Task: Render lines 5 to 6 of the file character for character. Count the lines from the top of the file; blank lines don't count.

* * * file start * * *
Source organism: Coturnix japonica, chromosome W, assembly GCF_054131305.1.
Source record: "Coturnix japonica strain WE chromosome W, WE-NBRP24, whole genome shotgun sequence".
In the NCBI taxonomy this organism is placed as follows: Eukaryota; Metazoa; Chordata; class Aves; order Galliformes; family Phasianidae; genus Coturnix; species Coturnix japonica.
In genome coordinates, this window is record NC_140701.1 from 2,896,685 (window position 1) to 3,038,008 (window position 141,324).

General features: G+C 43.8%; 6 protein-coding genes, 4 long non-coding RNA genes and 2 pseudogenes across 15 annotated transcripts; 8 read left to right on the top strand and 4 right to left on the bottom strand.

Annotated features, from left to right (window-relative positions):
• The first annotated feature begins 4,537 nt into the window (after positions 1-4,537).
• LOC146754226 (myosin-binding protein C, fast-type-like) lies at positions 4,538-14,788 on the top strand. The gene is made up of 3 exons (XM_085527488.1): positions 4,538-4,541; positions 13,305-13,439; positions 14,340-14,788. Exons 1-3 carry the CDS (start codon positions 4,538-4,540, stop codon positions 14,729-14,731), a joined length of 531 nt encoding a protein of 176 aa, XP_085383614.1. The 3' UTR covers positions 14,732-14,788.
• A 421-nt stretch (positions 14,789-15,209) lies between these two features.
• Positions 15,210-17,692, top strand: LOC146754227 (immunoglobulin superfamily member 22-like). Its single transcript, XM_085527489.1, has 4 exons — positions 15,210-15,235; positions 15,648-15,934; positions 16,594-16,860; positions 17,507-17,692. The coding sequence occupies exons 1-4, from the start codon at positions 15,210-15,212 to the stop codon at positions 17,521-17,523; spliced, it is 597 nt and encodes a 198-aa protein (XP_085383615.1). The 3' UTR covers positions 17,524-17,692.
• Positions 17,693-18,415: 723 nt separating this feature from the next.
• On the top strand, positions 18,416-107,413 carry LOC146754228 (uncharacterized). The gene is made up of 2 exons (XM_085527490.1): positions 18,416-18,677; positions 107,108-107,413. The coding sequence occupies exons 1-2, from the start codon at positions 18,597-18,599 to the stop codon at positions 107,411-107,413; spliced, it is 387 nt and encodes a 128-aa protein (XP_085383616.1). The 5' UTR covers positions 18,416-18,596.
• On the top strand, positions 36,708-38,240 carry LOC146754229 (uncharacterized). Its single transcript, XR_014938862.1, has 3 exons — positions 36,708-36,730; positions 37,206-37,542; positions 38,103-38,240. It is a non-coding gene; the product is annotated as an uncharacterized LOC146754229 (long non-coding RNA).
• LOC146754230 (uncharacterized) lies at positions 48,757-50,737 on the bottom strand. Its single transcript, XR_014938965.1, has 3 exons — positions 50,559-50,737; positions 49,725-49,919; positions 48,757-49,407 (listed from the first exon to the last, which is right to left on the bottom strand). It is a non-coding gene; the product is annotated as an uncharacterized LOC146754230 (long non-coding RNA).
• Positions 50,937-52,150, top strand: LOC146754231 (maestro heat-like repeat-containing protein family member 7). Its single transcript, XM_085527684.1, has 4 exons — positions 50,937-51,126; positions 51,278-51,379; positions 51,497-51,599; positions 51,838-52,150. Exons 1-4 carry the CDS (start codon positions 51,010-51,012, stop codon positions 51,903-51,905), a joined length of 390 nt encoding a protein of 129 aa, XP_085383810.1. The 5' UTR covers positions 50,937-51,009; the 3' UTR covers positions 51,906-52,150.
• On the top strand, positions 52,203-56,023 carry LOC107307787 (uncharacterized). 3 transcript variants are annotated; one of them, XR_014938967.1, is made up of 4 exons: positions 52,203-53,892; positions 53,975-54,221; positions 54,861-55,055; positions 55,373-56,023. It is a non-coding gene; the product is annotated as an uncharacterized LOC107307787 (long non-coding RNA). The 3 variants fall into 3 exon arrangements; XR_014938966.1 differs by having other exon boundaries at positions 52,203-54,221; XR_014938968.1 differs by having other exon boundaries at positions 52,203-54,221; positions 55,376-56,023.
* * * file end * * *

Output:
General features: G+C 43.8%; 6 protein-coding genes, 4 long non-coding RNA genes and 2 pseudogenes across 15 annotated transcripts; 8 read left to right on the top strand and 4 right to left on the bottom strand.

Annotated features, from left to right (window-relative positions):